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Elvis Presley, the Musician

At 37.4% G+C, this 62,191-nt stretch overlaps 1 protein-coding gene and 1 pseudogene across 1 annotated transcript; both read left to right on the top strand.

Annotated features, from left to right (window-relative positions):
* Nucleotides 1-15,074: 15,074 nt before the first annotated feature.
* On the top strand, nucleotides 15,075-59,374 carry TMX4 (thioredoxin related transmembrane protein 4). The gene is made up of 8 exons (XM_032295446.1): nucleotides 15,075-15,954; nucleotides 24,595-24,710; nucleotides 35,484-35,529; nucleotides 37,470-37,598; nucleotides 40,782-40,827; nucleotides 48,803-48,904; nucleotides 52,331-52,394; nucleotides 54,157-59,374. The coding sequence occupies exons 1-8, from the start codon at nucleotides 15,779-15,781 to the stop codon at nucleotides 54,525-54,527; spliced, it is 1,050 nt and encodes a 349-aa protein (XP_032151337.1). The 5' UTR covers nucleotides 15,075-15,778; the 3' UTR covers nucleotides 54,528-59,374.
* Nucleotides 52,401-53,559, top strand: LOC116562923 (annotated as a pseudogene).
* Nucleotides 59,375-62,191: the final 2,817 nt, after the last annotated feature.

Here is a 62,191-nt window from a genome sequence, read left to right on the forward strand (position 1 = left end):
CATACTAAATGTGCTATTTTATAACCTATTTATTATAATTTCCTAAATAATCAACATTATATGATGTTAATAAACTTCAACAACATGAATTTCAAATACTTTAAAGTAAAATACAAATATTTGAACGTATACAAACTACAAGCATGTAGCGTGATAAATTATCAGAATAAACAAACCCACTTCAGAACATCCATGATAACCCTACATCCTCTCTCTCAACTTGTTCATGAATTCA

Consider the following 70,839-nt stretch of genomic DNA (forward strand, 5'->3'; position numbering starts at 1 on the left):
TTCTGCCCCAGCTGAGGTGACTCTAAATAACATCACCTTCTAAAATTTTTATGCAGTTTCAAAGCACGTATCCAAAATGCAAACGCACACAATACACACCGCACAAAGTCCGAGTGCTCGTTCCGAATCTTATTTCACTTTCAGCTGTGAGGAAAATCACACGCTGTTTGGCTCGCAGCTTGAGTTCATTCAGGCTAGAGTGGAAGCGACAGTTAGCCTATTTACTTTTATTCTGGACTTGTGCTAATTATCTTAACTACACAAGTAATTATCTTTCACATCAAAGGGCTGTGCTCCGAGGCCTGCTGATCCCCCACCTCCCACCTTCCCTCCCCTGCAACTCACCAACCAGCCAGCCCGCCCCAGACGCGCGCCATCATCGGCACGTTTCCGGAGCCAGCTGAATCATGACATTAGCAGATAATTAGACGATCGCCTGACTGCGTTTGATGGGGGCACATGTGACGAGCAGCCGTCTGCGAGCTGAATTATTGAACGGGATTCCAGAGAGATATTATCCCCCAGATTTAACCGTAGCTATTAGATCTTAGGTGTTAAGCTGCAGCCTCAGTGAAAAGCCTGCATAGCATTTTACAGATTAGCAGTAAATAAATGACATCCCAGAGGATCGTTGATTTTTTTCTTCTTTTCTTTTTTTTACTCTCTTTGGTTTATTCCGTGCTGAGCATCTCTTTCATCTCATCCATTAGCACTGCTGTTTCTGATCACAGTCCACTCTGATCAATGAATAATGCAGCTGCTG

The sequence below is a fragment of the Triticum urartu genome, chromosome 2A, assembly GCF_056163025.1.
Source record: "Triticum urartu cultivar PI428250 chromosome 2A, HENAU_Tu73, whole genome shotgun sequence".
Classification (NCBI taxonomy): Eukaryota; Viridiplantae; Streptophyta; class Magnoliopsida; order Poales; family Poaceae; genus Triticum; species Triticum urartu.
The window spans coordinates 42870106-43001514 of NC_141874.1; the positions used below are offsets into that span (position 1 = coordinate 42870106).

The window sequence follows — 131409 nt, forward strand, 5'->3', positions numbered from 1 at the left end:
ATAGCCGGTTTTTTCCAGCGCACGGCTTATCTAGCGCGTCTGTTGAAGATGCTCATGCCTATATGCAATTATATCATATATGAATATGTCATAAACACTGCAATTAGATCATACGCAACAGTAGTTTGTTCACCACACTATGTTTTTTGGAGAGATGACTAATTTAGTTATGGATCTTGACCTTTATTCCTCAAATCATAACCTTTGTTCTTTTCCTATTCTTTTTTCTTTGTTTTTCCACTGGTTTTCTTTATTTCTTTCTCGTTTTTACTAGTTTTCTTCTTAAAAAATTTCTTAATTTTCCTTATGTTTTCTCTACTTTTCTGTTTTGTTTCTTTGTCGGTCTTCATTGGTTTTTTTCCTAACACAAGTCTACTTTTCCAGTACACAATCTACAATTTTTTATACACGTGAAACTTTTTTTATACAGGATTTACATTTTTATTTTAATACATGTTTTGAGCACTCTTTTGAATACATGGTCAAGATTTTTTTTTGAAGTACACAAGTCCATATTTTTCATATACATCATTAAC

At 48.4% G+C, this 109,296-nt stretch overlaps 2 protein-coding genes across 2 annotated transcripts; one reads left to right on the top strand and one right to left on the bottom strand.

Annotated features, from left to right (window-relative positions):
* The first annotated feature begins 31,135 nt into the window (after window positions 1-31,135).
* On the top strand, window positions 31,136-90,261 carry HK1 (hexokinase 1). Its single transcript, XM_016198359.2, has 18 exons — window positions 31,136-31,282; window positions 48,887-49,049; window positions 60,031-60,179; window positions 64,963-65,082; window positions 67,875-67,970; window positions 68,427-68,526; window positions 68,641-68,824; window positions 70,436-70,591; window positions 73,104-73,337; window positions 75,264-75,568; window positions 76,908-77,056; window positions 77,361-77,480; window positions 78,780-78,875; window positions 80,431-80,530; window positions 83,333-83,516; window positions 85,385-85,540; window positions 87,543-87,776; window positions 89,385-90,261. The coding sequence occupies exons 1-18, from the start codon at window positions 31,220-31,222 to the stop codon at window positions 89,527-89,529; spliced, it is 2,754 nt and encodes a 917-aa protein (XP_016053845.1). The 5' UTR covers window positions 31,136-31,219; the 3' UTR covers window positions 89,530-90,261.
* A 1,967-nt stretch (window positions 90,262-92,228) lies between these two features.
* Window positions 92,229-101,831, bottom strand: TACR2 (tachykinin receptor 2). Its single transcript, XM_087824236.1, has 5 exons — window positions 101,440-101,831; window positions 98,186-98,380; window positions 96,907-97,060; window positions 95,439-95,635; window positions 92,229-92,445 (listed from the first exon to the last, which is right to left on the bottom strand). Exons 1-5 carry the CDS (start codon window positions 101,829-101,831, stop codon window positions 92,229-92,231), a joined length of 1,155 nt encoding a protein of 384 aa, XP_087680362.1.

Elvis Presley built a legendary career around his unforgettable voice, but it wasn’t his only instrument. What instruments did Elvis play? He played guitar, bass and piano, and often toyed with instruments like the drums, accordion and ukulele. While he couldn’t read or write music and had no formal lessons, he was a natural musician and played everything by ear. He could often hear a song, pick up an instrument, and play. He often played an instrument in his recordings, and always produced his own music. Elvis was simply born to create music and he was always learning new ways to do it. Endlessly creative, Elvis often jumped at the chance to play around and practice with whatever musical instruments were available. Elvis famously picked up a guitar as an 11-year-old in Tupelo, when his mother, Gladys, purchased a guitar for him for his birthday from Tupelo Hardware. He used that guitar all through high school, and even in his early career.  He owned many more, and much nicer, guitars during his career, and used many prop guitars in his movies. The guitar is the instrument most associated with Elvis, and while he was a good player, he wasn’t a virtuoso. But what may be more important than that was the whole appearance: Elvis, the King of Rock ‘n’ Roll, always looked even cooler with his guitar in hand. He influenced many young fans to pick up a guitar, just like he did. If it wasn’t for Elvis and his guitar, we probably wouldn’t have The Beatles, Led Zeppelin, Bruce Springsteen and many, many more. Speaking of guitars, Elvis played bass, too. On May 3, 1957, Elvis and his band were working on a soundtrack session for “Jailhouse Rock.” Bill Black had a difficult time laying down the bass line for “(You’re So Square) Baby I Don’t Care” on his new electric bass, and he eventually gave up, frustrated. Elvis surprised everyone by picking up the bass and playing the part – so perfect that Jerry Lieber performed a scratch vocal, and the two recorded the perfect instrumental master for Elvis to sing a new vocal track over. When The Beatles visited Elvis in California in 1965, they all jammed, with Elvis on bass. “He had a massive amplifier with a bass plugged into it, and he was up playing bass all the time…” John Lennon later recalled. “So we just...